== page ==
One thing I miss dearly about Malaysia was the easy access to laksa. And by laksa, I mean Penang assam laksa. I talked about curry mee (curry laksa) a little while ago. That one is a coconut-based curry broth. Penang-style assam laksa is a sour, mackerel-based soup that is flavoured with tamarind, lemongrass, galangal, chilli, ginger flower buds, mint, pineapple and onion. You also usually get a soup spoon filled with a thick, sweet prawn paste called Hae Ko, and the whole thing is served with rice noodles (either thick or vermicelli).

The assam laksa at Kek Seng was one of my favourites that I had throughout the trip. A strong fish broth with all those spices and a slight sourness; my mouth is watering as I type this. This first photo is of the hawker stall; those pink things are the ginger flowers. When I’ve shown that photo to other people, the reaction I’ve gotten has been “you mean they actually use flowers and not ginger root?!”

Penang assam laksa hawker stall

Penang assam laksa hawker stall

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Curry mee – Langkawi and Penang, Malaysia

Curry mee is a curry and coconut milk noodle soup. In many parts of Malaysia and in Singapore, it is known as laksa or curry laksa. In Penang, it is known as curry mee as laksa in Penang refers to assam laksa, a very differently flavoured dish. (More about that to come in a different post.)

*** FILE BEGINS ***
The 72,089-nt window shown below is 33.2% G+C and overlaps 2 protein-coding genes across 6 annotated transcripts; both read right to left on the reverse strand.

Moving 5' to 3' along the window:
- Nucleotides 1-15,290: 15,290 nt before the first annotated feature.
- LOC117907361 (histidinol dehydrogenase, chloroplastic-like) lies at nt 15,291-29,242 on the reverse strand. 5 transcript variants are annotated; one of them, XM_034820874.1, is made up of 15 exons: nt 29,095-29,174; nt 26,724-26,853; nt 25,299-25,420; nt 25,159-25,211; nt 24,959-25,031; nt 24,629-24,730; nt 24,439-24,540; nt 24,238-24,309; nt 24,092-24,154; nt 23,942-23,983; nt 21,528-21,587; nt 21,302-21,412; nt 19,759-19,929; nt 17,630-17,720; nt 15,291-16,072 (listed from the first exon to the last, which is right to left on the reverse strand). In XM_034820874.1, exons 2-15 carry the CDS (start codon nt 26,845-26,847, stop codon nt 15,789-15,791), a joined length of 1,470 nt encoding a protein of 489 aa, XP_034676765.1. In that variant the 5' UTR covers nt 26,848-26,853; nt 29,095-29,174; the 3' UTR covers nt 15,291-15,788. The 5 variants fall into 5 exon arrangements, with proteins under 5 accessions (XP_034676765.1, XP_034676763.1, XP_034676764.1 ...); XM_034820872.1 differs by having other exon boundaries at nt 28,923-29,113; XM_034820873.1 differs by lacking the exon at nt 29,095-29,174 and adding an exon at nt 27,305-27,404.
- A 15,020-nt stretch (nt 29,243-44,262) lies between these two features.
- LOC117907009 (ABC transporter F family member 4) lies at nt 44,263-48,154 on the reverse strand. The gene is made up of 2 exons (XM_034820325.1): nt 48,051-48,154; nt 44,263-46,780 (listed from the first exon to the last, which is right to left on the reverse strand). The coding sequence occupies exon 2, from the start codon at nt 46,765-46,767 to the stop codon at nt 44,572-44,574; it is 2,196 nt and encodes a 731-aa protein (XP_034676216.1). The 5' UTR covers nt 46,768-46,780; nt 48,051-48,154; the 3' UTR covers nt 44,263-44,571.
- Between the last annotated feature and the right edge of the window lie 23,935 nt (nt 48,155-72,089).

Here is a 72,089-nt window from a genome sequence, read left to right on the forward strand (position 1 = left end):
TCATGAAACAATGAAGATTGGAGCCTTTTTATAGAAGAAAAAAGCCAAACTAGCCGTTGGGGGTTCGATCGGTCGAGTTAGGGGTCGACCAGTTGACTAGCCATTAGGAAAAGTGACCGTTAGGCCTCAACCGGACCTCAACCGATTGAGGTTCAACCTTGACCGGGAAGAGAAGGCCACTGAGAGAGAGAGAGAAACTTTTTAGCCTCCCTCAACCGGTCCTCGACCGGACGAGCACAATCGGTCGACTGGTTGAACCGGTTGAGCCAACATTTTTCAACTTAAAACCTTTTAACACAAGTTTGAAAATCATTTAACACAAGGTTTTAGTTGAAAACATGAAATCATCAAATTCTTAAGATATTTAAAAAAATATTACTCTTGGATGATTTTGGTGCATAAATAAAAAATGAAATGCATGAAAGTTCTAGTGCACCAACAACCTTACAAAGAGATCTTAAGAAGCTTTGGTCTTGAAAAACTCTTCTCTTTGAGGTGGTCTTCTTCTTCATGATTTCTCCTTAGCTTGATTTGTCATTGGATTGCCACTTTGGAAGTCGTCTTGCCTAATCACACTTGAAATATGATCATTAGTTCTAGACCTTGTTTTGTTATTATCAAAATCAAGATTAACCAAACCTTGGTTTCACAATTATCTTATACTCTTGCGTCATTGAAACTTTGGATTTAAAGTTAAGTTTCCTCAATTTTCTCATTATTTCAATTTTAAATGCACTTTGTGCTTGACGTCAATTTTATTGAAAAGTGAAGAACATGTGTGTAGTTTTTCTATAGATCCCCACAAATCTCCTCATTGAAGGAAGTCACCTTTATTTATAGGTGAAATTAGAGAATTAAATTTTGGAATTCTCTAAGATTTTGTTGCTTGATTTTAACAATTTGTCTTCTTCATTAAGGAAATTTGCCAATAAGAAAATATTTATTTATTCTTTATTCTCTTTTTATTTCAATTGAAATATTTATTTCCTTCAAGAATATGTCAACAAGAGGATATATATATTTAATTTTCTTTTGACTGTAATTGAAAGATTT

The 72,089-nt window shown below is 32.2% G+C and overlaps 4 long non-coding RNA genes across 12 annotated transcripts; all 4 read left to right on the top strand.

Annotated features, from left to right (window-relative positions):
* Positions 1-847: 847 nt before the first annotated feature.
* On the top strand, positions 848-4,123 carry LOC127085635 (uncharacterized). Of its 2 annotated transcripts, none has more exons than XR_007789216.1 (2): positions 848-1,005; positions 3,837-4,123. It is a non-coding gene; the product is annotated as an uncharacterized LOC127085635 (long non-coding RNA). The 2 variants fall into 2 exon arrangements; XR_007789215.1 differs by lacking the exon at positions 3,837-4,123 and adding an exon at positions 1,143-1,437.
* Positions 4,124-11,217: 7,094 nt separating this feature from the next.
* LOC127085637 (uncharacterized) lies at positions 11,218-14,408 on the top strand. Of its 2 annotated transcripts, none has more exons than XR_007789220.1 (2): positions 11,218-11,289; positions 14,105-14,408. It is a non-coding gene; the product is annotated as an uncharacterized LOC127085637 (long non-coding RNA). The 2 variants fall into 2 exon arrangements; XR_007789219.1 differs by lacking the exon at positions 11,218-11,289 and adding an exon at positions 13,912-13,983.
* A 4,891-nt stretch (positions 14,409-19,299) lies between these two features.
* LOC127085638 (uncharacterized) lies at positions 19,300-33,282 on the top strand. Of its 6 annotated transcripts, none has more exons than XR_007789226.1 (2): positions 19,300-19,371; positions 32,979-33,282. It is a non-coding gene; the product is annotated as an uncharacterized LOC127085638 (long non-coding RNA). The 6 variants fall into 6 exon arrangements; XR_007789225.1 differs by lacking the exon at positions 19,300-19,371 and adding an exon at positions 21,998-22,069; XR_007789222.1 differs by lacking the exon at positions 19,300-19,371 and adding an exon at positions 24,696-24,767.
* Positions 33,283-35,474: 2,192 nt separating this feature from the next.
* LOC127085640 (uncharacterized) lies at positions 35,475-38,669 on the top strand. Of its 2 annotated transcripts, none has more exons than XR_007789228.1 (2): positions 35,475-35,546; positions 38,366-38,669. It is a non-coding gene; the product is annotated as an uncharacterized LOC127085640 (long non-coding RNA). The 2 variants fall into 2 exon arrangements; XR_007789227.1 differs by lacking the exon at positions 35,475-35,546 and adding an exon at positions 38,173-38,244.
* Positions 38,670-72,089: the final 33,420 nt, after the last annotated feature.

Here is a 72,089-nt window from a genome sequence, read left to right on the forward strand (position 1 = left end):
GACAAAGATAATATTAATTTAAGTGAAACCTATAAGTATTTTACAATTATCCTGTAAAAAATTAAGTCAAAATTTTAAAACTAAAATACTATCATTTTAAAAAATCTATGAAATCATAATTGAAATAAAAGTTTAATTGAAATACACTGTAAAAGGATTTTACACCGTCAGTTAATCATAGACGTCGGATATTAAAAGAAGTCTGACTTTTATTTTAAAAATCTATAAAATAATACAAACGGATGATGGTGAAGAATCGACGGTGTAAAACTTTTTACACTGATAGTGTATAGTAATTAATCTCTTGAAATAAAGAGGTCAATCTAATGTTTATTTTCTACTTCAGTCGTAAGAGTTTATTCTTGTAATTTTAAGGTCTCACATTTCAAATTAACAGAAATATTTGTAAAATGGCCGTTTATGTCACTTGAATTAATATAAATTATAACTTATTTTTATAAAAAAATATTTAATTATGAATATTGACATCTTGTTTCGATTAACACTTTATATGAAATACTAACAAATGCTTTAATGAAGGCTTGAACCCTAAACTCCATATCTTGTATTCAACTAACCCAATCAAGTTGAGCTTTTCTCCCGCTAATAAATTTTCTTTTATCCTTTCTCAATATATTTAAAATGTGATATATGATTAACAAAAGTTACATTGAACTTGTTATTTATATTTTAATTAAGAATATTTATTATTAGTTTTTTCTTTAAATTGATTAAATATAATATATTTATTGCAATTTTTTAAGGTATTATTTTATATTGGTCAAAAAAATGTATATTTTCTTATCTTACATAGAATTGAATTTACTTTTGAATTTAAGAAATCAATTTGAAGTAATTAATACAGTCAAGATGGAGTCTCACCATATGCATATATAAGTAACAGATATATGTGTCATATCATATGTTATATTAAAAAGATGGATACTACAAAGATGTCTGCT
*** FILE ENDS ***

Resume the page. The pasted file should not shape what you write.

I had curry mee twice during my trip. The first was at a small place in Langkawi, an island in Malaysia that is popular for its beach resorts. I don’t remember the name of the place but it was like a mini-cafeteria in a strip-mall near Underwater World, and sold a variety of Malaysian and western foods. The burgers apparently sucked somewhat and the Hainanese chicken rice was so-so. I had curry mee and Ribena, a blackcurrent drink popular in parts of Asia and in the United Kingdom. The curry mee wasn’t bad. Decent spicing, vegetables weren’t too soggy… I just wish there had been more of them and a little less noodles. This photo is also the current image header for this blog, which I wrote about earlier. And yes, I was mocked by my father for buying Ribena (adults usually see this as a kid’s drink). And then I was laughed at for taking a photo of it. But hey, I like the taste and it has vitamin C.

Curry mee and Ribena - Langkawi

Curry mee and Ribena - Langkawi